Cybercrime and Cyberterrorism: Current Issues
John V. Blane
Nova Publishers, 2003 - Computers - 52 pages
Thirty-three countries, including the United States, have signed the Council of Europe's Convention on Cybercrime of November 2001. The Convention's goal is to combat cybercrime by harmonising national laws, improving investigative abilities and boosting international co-operation. Supporters argue that the Convention will enhance deterrence, while critics counter that it will have little effect without the participation of countries in which cybercriminals operate freely. Others warn that it will endanger privacy and civil liberties. This invaluable book addresses the issues of fighting cybercrime and evaluates measures undertaken by various governments to prevent these attacks from happening. America, Russia, Korea, Netherlands, Japan, Israel and France, are specifically discussed.
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CYBERCRIME AND CYBERTERRORISM RUSSIAN FEDERATION
CYBERCRIME AND CYBERTERRORISM THE NETHERLANDS
CYBERCRIME AND CYBERTERRORISM KOREA
CYBERCRIME AND CYBERTERRORISM JAPAN
CYBERCRIME AND CYBERTERRORISM ISRAEL
CYBERCRIME AND CYBERTERRORISM FRANCE
Act on Promotion activities addition agencies amended attacks authorities automated data Chapter combat computer crimes computer information computer networks computer offenses computer security computer systems computer virus computer-related Convention on Cybercrime Convention's Council of Europe Criminal Code Criminal Procedure cyber Cybercrime and Cyberterrorism data processing databases defendant e-mail electromagnetic records Electronic Signatures Europe Convention exceeding Federal Security Service fighting cybercrime Gazprom hackers hacking information and communications information protection Information Security information technologies infringe international cooperation Internet Service Provider investigation Israel kisei Knesset law enforcement Liability liable to imprisonment maximum prison term METI million won Ministry Penal Code perpetrated person police prevent Promotion of Utilization providers of information punished by imprisonment regulates cybercrime Russian Criminal Code Russian Federation security system service providers special media records Specific Commercial Transactions specious information Supra note terrorism terrorist traditional offenses unauthorized access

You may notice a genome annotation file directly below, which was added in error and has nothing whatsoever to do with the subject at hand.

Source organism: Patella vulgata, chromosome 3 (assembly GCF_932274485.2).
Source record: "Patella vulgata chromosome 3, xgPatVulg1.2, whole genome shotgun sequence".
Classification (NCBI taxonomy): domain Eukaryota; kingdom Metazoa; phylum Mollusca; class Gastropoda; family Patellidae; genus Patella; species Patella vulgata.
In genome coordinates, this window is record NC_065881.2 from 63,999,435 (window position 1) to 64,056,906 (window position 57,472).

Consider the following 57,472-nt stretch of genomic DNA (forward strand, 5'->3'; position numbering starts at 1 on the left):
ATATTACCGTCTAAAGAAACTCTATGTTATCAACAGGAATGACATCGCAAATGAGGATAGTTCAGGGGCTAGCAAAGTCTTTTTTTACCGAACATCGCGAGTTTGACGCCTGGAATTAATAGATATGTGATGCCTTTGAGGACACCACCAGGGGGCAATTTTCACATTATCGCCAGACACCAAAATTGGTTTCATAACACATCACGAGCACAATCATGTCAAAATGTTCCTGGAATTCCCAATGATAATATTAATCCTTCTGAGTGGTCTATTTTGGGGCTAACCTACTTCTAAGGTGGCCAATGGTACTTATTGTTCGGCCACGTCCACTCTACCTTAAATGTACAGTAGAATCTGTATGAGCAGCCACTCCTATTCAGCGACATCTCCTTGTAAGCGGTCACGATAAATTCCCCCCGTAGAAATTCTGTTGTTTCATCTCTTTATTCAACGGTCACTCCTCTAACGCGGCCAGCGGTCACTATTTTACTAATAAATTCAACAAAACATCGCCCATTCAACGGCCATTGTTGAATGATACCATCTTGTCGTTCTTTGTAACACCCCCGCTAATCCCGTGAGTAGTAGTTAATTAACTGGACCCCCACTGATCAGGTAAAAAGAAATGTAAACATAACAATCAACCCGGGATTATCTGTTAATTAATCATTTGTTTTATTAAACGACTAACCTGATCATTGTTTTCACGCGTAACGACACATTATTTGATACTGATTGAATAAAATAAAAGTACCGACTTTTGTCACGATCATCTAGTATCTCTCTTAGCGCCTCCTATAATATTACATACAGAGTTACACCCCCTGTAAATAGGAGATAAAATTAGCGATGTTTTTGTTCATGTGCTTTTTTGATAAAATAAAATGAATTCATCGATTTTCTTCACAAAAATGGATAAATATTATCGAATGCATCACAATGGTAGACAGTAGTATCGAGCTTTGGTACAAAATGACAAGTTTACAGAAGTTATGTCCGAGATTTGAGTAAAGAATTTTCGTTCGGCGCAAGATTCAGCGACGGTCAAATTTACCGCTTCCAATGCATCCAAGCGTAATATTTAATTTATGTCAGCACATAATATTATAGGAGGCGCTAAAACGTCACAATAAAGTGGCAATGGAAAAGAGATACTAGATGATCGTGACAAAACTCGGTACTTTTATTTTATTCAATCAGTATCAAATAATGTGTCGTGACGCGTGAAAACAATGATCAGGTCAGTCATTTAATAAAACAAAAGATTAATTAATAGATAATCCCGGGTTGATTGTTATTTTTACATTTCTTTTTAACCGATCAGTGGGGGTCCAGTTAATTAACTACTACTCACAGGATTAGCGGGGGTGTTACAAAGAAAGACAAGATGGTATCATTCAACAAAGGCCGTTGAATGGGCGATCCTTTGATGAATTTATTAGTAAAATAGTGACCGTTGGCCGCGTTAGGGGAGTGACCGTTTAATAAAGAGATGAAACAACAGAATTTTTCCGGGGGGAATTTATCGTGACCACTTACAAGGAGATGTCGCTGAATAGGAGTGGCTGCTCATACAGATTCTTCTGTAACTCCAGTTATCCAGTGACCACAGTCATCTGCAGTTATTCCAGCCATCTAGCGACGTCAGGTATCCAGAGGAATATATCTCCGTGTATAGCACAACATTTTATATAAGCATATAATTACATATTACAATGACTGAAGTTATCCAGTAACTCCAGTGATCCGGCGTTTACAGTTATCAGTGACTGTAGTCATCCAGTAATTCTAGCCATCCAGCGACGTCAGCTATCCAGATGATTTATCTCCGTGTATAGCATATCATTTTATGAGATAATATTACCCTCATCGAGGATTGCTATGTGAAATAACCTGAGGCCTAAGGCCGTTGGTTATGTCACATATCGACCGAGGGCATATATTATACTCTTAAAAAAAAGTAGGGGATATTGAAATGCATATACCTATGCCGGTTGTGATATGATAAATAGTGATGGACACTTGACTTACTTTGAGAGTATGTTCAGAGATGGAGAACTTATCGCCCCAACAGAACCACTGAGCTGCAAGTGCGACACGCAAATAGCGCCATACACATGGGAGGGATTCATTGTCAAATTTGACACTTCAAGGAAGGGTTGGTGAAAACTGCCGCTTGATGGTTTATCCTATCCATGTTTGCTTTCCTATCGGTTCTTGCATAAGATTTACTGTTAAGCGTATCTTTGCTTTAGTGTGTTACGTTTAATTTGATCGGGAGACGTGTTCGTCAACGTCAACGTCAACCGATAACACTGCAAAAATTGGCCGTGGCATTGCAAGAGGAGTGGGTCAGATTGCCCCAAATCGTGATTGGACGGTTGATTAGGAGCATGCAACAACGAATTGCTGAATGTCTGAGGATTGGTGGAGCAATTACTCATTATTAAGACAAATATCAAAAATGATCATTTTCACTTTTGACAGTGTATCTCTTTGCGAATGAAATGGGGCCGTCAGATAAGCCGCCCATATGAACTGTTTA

Page 23 - States having jurisdiction thereof, be punished by imprisonment for not more than five years or a fine of not more than $10,000, or by both such fine and imprisonment, or if subject to military or naval law may be tried by court martial, and, on conviction, shall suffer such punishment as a court martial may direct.
Page 47 - Europe and the other States signatory hereto, Considering that the aim of the Council of Europe is to achieve a greater unity between its members...
Page 25 - ... punishable by imprisonment for not more than three years, or by a fine of not more than three thousand dollars, or both.
Page 25 - ... thereof shall be punished by imprisonment for not more than five years or by a fine of not more than •$5,000, or both...
Page 22 - A person convicted of a crime declared to be a felony for which no other punishment is specially prescribed by this Code, or by any other statutory provision in force at the time of the conviction and sentence, is punishable by imprisonment for not more than seven years, or by a fine of not more than one thousand dollars, or by both.
Page 47 - It is the first international treaty on crimes committed via the Internet and other computer networks, dealing particularly with infringements of copyright, computer-related fraud, child pornography and violations of network security. It also contains a series of powers and procedures such as the search of computer networks and interception.
Page 5 - Council of Europe, Draft Convention on Cybercrime, May 25, 2001, available at http://conventions.coe.int/treaty/EN/projets/cybercrime27.htm; Frequently Asked Questions and Answers About the Council of Europe Convention on Cybercrime (Draft 24REV2), Dec.
Page 2 - Europe member state signatories are: Albania, Armenia, Austria, Belgium, Bulgaria, Croatia, Cyprus, Estonia, Finland, France, Germany, Greece, Hungary, Iceland, Ireland, Italy, Macedonia, Malta, Moldova, the Netherlands, Norway, Poland, Portugal, Romania, Spain, Sweden, Switzerland, Ukraine, and the United Kingdom. The Convention's main goal is to establish a "common criminal policy...
Page 23 - ... imprisonment for not more than one year or a fine of not more than $1,000, or both. (d) If in the course and as a result of a riot a person suffers serious bodily harm or there is property damage in excess of $5,000, every person who willfully incited or urged others to engage in the riot shall be punished by imprisonment for not more than ten years or a fine of not more than $10,000, or both.
Page 28 - No person shall provide another person's identification code relating to an access control function to a person other than the access-administrator for that access control function or the authorized user.